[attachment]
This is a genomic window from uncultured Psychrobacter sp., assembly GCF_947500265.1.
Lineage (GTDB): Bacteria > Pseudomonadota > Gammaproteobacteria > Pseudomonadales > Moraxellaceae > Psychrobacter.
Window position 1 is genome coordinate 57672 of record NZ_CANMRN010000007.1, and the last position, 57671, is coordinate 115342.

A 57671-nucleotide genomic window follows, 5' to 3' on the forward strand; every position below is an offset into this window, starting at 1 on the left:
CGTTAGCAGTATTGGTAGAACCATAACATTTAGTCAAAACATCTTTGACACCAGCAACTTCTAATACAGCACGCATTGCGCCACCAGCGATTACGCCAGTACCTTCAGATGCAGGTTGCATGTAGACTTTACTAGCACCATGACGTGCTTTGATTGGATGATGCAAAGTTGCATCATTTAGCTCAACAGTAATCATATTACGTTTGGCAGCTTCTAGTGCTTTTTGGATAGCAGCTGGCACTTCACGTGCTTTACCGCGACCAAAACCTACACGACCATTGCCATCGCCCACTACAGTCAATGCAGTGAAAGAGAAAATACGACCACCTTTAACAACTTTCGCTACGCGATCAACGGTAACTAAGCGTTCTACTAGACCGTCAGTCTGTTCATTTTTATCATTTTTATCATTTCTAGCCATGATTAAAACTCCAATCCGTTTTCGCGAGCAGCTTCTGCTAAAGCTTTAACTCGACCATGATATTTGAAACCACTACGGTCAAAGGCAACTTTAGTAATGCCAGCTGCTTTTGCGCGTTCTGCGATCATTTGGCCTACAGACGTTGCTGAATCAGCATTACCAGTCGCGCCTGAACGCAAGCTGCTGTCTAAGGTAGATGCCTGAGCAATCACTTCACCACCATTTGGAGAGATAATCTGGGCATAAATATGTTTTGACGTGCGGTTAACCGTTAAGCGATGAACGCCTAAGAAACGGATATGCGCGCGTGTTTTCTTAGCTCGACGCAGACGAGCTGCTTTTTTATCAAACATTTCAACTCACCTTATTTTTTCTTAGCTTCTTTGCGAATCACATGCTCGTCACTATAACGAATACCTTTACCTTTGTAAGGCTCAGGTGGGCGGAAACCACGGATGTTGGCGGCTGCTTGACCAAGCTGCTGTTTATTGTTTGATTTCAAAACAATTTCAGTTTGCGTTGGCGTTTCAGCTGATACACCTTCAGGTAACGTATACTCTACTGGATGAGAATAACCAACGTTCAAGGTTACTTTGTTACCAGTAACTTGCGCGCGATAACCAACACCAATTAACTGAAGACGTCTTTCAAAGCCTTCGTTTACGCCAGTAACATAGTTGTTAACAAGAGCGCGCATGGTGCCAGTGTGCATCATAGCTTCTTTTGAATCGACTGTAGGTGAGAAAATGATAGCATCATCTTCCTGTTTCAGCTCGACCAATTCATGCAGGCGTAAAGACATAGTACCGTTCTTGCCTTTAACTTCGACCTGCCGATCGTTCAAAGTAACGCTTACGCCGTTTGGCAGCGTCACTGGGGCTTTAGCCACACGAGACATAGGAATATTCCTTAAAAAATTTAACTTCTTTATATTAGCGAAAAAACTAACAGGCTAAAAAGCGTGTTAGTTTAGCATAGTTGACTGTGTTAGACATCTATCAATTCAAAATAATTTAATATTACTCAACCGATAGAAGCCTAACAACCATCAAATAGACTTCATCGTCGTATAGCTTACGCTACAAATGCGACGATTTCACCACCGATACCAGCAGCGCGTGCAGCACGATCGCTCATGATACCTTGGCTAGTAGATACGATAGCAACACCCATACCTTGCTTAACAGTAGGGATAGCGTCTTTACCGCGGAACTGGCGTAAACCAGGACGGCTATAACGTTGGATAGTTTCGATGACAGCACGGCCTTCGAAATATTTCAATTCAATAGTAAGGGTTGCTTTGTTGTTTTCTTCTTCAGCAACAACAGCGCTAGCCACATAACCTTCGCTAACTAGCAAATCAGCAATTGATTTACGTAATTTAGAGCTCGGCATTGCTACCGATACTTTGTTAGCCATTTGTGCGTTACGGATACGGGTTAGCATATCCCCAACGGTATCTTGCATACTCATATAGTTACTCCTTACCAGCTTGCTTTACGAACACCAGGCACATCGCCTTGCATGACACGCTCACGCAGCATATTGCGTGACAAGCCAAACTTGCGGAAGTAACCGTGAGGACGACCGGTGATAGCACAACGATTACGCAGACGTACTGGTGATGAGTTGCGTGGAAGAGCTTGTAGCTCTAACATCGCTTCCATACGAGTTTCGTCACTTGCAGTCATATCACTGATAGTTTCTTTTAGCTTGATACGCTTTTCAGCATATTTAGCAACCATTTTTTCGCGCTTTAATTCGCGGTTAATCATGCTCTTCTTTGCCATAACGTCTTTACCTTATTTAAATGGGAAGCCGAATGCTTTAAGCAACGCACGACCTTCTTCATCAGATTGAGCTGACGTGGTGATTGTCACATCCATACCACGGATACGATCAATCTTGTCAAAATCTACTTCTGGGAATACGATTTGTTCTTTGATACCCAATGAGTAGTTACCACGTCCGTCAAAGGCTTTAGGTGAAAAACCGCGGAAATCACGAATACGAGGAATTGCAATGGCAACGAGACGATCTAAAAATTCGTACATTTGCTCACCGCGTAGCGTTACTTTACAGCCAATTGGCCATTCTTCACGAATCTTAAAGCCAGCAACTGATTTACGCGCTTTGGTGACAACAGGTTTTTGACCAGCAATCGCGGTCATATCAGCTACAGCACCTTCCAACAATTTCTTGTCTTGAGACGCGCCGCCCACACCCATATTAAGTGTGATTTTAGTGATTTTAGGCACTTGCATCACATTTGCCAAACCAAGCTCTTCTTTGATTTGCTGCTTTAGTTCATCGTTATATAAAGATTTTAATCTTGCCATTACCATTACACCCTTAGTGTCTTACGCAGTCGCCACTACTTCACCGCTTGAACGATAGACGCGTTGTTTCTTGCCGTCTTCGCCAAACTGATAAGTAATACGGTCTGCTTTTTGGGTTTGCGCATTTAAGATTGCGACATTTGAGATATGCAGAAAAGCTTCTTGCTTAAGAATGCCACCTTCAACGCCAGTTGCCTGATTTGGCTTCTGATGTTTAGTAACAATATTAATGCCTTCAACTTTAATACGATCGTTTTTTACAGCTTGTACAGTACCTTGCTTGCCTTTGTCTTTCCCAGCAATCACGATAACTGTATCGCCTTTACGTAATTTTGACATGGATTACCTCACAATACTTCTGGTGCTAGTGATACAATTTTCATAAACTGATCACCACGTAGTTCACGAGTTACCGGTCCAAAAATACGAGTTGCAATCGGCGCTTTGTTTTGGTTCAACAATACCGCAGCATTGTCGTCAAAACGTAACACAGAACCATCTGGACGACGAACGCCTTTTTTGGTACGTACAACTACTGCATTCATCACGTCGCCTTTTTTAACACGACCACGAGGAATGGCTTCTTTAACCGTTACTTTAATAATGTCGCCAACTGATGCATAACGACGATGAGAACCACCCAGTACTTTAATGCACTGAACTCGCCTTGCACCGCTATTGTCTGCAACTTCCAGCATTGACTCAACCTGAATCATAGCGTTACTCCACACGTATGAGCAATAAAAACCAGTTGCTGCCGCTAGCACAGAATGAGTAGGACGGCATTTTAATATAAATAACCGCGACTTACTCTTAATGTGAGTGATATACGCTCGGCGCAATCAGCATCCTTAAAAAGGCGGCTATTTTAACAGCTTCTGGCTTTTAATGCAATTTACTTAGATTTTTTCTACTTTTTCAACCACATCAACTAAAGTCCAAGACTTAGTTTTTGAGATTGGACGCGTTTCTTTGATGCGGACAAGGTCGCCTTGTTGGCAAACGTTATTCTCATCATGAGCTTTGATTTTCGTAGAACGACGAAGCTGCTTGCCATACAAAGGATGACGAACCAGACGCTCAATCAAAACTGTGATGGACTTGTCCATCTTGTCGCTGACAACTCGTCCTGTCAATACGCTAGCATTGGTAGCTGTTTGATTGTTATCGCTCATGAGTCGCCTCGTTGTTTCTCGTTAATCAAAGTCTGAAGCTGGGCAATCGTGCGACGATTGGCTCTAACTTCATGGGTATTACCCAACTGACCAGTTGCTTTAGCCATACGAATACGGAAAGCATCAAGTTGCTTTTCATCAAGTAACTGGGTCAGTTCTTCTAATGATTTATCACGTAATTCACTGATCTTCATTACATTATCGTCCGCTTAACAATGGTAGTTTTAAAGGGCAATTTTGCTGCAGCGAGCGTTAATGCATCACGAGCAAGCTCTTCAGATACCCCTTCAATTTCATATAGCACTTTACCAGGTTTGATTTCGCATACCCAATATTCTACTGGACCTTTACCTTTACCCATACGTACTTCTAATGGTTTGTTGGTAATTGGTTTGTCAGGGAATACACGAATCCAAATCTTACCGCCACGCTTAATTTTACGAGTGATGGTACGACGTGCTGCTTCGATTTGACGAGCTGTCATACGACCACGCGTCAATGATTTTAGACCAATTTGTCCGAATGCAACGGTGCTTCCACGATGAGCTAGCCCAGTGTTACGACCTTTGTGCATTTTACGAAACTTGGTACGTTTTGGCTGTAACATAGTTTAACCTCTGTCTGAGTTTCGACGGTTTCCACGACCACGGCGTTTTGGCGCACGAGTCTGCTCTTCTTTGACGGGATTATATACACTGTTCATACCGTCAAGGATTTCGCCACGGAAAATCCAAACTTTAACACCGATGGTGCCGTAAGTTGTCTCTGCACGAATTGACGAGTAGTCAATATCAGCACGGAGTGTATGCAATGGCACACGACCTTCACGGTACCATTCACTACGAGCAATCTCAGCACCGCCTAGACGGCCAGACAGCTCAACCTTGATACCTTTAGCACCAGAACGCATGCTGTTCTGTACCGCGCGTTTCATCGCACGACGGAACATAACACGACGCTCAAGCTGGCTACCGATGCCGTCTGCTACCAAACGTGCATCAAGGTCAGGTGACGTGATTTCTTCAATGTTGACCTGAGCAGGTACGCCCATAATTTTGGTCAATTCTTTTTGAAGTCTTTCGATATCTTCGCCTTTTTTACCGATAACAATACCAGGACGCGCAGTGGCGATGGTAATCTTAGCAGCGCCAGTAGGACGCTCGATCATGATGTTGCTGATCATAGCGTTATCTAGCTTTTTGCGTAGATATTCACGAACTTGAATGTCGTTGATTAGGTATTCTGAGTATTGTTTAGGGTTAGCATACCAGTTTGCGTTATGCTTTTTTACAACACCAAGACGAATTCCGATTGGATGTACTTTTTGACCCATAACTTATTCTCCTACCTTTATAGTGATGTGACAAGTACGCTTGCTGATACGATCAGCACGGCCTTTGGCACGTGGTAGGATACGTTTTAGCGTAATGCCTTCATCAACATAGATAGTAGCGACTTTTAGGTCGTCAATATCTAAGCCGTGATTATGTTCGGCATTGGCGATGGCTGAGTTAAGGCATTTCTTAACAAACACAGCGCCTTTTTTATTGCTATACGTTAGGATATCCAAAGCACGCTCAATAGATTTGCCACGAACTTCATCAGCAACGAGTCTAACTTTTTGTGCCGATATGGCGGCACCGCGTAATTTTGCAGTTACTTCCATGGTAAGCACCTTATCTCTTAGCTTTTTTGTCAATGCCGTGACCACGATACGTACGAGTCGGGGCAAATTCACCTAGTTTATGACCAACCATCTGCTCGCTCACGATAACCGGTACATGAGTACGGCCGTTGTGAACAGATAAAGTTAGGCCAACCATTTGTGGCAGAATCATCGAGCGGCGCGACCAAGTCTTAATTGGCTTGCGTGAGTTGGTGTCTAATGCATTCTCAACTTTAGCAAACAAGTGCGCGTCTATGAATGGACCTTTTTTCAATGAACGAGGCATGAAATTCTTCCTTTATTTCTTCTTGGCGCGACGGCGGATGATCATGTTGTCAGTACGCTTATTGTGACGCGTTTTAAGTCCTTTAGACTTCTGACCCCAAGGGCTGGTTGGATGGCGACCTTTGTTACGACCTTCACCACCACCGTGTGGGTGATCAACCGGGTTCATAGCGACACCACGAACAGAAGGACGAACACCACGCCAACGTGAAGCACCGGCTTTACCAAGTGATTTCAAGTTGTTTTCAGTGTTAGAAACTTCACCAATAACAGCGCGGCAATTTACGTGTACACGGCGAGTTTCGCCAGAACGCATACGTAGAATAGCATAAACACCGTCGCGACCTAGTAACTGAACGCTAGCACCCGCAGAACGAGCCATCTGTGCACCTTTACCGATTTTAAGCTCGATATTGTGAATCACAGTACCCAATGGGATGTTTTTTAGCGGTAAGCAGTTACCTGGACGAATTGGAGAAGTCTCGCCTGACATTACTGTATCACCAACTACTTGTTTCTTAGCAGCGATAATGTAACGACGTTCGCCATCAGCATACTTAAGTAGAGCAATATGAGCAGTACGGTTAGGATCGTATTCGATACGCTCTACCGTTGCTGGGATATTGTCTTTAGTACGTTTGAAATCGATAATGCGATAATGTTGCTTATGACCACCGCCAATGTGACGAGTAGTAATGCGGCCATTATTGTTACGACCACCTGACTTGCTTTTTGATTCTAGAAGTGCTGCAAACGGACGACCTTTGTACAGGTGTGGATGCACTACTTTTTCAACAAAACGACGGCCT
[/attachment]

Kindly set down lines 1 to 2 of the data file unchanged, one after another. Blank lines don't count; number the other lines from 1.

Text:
This is a genomic window from uncultured Psychrobacter sp., assembly GCF_947500265.1.
Lineage (GTDB): Bacteria > Pseudomonadota > Gammaproteobacteria > Pseudomonadales > Moraxellaceae > Psychrobacter.